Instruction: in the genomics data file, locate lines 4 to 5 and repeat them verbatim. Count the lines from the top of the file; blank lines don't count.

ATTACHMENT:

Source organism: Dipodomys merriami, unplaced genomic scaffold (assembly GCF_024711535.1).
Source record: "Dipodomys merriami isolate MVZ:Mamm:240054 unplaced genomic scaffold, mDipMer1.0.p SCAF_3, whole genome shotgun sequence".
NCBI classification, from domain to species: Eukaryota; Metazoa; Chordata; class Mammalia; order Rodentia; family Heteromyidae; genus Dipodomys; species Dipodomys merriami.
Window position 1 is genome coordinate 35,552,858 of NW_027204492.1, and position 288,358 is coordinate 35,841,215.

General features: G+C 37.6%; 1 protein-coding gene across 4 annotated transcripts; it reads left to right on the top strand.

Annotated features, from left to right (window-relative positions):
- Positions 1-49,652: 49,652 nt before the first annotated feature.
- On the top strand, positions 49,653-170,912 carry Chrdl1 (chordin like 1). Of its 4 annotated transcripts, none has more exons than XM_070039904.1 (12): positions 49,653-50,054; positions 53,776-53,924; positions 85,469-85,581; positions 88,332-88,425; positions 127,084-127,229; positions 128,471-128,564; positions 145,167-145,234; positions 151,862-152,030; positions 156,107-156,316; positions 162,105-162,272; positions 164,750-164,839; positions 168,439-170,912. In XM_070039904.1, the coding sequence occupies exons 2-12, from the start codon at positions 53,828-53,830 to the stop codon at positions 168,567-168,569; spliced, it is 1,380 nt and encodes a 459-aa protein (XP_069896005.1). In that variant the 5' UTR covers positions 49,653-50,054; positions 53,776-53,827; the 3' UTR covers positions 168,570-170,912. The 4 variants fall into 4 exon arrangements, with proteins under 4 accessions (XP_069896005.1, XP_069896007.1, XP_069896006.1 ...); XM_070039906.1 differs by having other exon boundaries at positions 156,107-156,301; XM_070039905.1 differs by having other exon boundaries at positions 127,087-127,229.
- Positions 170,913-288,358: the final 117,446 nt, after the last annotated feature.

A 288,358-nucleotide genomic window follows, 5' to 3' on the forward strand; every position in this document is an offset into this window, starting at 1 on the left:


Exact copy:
Window position 1 is genome coordinate 35,552,858 of NW_027204492.1, and position 288,358 is coordinate 35,841,215.

General features: G+C 37.6%; 1 protein-coding gene across 4 annotated transcripts; it reads left to right on the top strand.